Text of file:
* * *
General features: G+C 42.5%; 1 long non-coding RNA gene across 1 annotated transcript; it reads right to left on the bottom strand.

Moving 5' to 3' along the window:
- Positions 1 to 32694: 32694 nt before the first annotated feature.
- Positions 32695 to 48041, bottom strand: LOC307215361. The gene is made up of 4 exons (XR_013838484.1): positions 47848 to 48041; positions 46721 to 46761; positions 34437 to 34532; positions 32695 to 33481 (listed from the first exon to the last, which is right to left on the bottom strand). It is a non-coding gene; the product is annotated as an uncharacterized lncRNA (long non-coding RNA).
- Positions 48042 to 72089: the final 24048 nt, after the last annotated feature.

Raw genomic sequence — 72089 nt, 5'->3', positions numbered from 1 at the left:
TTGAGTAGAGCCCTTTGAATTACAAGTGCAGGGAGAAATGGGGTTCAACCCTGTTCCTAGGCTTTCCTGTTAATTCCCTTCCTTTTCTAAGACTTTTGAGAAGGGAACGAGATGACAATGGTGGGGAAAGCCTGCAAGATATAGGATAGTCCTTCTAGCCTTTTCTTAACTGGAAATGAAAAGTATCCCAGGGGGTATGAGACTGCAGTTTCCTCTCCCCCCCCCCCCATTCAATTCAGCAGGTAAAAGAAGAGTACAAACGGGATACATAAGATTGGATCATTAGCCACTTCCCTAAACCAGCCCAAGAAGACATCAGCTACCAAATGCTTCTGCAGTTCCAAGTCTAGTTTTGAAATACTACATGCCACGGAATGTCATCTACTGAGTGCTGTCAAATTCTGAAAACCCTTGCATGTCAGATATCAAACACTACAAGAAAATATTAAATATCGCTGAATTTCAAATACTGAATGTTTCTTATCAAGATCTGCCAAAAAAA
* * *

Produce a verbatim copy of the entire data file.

General features: G+C 42.5%; 1 long non-coding RNA gene across 1 annotated transcript; it reads right to left on the bottom strand.

Moving 5' to 3' along the window:
- Positions 1 to 32694: 32694 nt before the first annotated feature.
- Positions 32695 to 48041, bottom strand: LOC307215361. The gene is made up of 4 exons (XR_013838484.1): positions 47848 to 48041; positions 46721 to 46761; positions 34437 to 34532; positions 32695 to 33481 (listed from the first exon to the last, which is right to left on the bottom strand). It is a non-coding gene; the product is annotated as an uncharacterized lncRNA (long non-coding RNA).
- Positions 48042 to 72089: the final 24048 nt, after the last annotated feature.

Raw genomic sequence — 72089 nt, 5'->3', positions numbered from 1 at the left:
TTGAGTAGAGCCCTTTGAATTACAAGTGCAGGGAGAAATGGGGTTCAACCCTGTTCCTAGGCTTTCCTGTTAATTCCCTTCCTTTTCTAAGACTTTTGAGAAGGGAACGAGATGACAATGGTGGGGAAAGCCTGCAAGATATAGGATAGTCCTTCTAGCCTTTTCTTAACTGGAAATGAAAAGTATCCCAGGGGGTATGAGACTGCAGTTTCCTCTCCCCCCCCCCCCATTCAATTCAGCAGGTAAAAGAAGAGTACAAACGGGATACATAAGATTGGATCATTAGCCACTTCCCTAAACCAGCCCAAGAAGACATCAGCTACCAAATGCTTCTGCAGTTCCAAGTCTAGTTTTGAAATACTACATGCCACGGAATGTCATCTACTGAGTGCTGTCAAATTCTGAAAACCCTTGCATGTCAGATATCAAACACTACAAGAAAATATTAAATATCGCTGAATTTCAAATACTGAATGTTTCTTATCAAGATCTGCCAAAAAAA